Dec '11/Jan '12

Safety

Room for improvement

By H. Ednie

Survey targets rough patches on the road to safety performance

The sixth edition of the Canadian Mineral Exploration Health and Safety Annual Report, to be released this winter, may unlock some of the secrets to creating safer work environments. The report will focus on the Canadian exploration industry and identify key trends and areas for improvement. Born of a partnership between the Association for Mineral Exploration British Columbia (AME BC) and the Prospectors and Developers Association of Canada (PDAC), the report will give companies factual information on which to build workplace guidelines.

AME BC has an extensive history of surveying performance and striving for improved safety at exploration sites in British Columbia. “The annual report created from the safety survey complements the other efforts of the AME BC Health and Safety Committee,” says Gavin C. Dirom, president and CEO, of AME BC. “The information and lessons learned that are contained in the report can translate into modifying behaviours and developing new tools for companies to improve their safety records. With the results from the annual safety survey, we have real, factual information to act upon. We can then work with government and industry to improve guidelines, modify regulations, promote best practices or even stop activities that are identified as being unsafe.”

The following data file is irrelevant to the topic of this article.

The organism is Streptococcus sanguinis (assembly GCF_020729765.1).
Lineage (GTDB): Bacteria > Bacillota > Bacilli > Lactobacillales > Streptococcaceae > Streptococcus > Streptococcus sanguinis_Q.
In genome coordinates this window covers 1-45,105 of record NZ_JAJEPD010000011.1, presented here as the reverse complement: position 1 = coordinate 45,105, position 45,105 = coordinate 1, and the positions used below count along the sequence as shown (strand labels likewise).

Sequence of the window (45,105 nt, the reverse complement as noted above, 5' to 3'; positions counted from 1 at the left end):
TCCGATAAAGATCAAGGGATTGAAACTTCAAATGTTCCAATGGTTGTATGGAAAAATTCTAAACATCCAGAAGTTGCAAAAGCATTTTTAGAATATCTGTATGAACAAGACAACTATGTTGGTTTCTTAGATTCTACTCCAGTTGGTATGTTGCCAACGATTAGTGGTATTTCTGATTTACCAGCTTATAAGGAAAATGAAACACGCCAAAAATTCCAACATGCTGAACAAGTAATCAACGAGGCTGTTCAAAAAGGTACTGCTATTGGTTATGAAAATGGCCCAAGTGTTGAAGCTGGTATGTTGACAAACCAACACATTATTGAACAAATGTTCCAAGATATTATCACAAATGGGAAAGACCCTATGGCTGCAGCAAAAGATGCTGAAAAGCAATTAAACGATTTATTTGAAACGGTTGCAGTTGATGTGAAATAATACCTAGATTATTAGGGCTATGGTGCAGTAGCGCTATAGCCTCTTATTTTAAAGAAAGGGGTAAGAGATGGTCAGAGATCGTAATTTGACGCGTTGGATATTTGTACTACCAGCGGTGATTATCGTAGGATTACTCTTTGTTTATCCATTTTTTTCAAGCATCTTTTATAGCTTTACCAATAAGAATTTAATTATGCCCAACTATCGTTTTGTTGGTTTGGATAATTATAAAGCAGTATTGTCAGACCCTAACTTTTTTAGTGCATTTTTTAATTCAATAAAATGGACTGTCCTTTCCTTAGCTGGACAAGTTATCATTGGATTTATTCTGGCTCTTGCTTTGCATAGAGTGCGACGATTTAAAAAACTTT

Lena Brommeland, executive vice-president, project services, at Hunter Dickinson, sits on the PDAC Health and Safety Committee and says the study report is a helpful resource in her company’s continuous efforts to improve safety performance. With each report, she and her team read through the incidents, seeking out trends and useful information. “We use it as a source to identify areas we can improve, and we act upon it,” she says.

According to the results of the survey in the 2009 Annual Report, three main trends continue to be the major safety challenges for the Canadian exploration industry:

  • Slips, trips and falls are the number one cause of incidents.
  • Airborne (specifically helicopter) accidents are the primary cause of fatalities.
  • A high incident rate centres around diamond drilling activities.

Information like this helps the industry take action. “For example, we’re working jointly with government agencies and industry to identify measures to address the significant issue of helicopter-related fatalities in our sector,” Dirom says. “With concrete information to build upon, we can work with other organizations to determine what can be done.”

However, the exploration industry still has a way to go to realize its potential safety record. Not everyone is committed to safety, which is evidenced by the number of respondents to the survey. “Yes, we’ve seen year-on-year growth in our respondents, which is positive,” Brommeland says. “We had 349 last year. But considering that here in Vancouver there are 800 exploration companies operating within a six-block radius and that on the TSX there are over 1,200 exploration companies listed, there are a lot of companies not participating in this survey.”

Despite the rate of respondents, there is strong support for creating a culture of safety and encouraging leadership throughout the exploration industry. “Through the sharing of information and addressing the issues head-on, we can make substantial improvements in safety,” Dirom adds. “It is a proactive approach to preventing actual incidents and the near hits of the future from occurring in the first place.”

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